Last week, my excellent parents asked me what I would do for Thanksgiving. "I'll have my piano lesson in the afternoon, and then I'll go to my Thursday evening concert," I told them. "Will you take a turkey sandwich?" they asked. And the answer is no, I won't have turkey; I won't really celebrate Thanskgiving in any formal way. I'll (deo volante) put on a skirt and my boots and walk across town to hear beautiful music in a beautiful venue, and when it's over, I'll walk home and climb into bed with my mug of hot milk and read until I sleep.
Which is not to say that I don't have a lovely invitation to a Thanksgiving feast. I do, and the fact that I do is probably a large part of why I don't feel ugly pangs of loneliness about my plan to follow my usual Thursday plan of spending a lot of time with music and a lot of time alone.
I'm sitting tonight at the end of a simply gorgeous day, a day so picture-perfectly gorgeous that once I was outside, on my way to meet my new friend (provider of the dinner invitation) and her excellent baby daughter, I knew that I would be staying outside for as much of the day as possible. In a sense, I think that today turned out to be my Thanksgiving. I worked while I was waking up, and then I went to town and walked in the sun with a cappuccino in my hand and then (such fortune!) with a baby in my arms. We talked to the guy who pulled our coffees; we visited an organic foodstore; we stopped for a few dance steps in front of an accordion player; we soaked in the sun at the foot of the fountain at Trinity. After we parted, I bought groceries and then a new piece of music. I stopped on Trinity Bridge, facing the low-slung midday sun, and sent a text message to my friend to see whether he wanted to join in the long walk that that sun had just made me decide I would be taking for the rest of the day.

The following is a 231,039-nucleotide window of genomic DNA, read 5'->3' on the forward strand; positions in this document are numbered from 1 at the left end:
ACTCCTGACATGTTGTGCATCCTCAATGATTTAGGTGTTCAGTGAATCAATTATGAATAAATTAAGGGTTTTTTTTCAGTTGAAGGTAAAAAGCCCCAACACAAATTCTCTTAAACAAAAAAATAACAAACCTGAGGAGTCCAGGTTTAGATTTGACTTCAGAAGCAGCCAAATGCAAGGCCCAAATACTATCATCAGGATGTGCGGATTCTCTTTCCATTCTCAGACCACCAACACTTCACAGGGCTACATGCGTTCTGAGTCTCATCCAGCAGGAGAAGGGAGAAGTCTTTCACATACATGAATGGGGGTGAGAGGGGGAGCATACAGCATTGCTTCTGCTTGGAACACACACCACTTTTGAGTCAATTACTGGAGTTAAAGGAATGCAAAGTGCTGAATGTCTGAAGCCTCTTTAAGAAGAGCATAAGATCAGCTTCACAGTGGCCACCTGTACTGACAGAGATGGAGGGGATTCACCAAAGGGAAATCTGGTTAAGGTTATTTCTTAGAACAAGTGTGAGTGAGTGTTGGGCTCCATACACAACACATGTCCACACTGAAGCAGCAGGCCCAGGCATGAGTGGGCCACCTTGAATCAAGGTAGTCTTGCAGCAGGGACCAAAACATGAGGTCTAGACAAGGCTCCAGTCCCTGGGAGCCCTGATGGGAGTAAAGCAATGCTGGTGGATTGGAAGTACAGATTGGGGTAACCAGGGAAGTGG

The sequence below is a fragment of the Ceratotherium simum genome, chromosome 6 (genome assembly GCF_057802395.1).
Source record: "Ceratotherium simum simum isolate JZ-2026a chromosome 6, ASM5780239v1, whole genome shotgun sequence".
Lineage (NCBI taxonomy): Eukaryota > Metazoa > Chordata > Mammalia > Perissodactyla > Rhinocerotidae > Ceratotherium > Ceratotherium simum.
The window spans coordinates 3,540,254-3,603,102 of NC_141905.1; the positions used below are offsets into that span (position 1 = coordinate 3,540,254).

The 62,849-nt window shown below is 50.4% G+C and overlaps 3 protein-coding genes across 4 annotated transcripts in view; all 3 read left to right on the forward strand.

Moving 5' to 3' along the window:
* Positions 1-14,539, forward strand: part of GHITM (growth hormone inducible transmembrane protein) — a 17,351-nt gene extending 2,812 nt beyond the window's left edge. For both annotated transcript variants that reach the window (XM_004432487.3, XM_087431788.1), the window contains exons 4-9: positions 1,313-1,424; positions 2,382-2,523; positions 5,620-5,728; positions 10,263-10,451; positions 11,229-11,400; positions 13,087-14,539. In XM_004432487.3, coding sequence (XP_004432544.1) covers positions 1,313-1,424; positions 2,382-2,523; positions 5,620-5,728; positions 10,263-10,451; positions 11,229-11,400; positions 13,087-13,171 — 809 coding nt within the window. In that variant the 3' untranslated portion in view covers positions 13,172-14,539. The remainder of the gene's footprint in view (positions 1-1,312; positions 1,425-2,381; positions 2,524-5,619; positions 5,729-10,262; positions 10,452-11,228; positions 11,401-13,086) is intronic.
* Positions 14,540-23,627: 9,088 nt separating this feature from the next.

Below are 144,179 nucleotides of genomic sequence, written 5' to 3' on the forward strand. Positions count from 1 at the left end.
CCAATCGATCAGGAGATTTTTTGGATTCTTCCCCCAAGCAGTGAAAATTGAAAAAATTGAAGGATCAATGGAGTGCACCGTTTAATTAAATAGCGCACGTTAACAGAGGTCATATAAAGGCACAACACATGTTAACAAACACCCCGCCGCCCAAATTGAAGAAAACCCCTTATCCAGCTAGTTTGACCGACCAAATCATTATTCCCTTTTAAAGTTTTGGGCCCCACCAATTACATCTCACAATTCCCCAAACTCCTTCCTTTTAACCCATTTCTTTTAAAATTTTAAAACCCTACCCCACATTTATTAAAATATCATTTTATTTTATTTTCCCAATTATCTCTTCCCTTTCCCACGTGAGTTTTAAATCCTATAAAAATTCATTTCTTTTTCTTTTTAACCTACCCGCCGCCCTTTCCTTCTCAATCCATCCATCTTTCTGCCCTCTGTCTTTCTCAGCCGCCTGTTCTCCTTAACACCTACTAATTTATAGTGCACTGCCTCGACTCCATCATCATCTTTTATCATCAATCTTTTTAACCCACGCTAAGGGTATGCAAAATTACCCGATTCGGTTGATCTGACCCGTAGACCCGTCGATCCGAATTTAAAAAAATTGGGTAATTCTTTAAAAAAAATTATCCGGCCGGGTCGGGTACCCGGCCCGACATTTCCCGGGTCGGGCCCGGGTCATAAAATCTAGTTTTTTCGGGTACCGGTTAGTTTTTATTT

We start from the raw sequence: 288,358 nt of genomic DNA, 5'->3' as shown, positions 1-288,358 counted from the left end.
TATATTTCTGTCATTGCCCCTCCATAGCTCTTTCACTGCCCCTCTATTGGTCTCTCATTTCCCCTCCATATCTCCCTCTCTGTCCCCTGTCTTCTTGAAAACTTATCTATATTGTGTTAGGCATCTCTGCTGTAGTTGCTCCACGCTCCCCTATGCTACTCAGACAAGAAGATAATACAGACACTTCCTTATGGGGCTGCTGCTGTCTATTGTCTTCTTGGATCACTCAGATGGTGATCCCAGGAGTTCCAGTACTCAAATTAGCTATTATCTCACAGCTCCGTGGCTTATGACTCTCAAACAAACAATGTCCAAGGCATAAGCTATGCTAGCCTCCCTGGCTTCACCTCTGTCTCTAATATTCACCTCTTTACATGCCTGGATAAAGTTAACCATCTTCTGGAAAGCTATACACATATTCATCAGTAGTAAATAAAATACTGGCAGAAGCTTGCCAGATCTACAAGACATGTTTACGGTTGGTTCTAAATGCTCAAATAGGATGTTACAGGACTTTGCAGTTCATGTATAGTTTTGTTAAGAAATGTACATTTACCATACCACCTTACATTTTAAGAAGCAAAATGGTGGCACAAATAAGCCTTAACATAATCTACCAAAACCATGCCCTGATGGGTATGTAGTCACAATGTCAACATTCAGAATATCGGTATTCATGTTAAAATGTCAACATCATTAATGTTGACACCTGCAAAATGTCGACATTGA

Literally moments later, the phone buzzed, and he said, "I was just checking my e-mail to see if you'd written back to my proposal that we go for a ramble." We made a plan. I went back to what I had been getting ready to do on the bridge: playing a short Schumann piece on the lichen-speckled stone, singing along to myself, imagining how my fingers would work once I was back at a piano. I faced into the sun some more. I headed for home and squeezed in a tiny practice, just enough time to try the Schumann out, and then I had just enough time to get a invitation to lunch at an eminent scholar's house on the weekend.
And then off we went, off again into the sun. By this point in the afternoon, it felt like the first day of spring on a college campus: everyone, it seemed, was out and about in Cambridge; everyone, it seemed, was getting a little giddy with all the light; we ran into my new friend's parents-in-law (new friends in their own right) before we'd even left our part of town. We were all wearing our college scarves. We stood and talked in the sun, and then we went our separate ways, still in the sun. Today there was enough sun to go around, and then some.
We rambled to parts of Cambridge I hadn't yet seen--colleges I hadn't visited, with Victorian stained glass windows and strange architectural details and unexpected sculpture. We walked blithely past signs warning away visitors; we prowled into balconies from which we could spy on other colleges' halls; we stood in chapels while organists practiced. We searched for Milton's mulberry tree; we found the deep pond into which young children might fall in one Fellows' Garden; we did not find the other danger referred to at the end of the sign warning about the deep pond: "Also there are hives and flying bees." "They should be glad they still have bees," I said.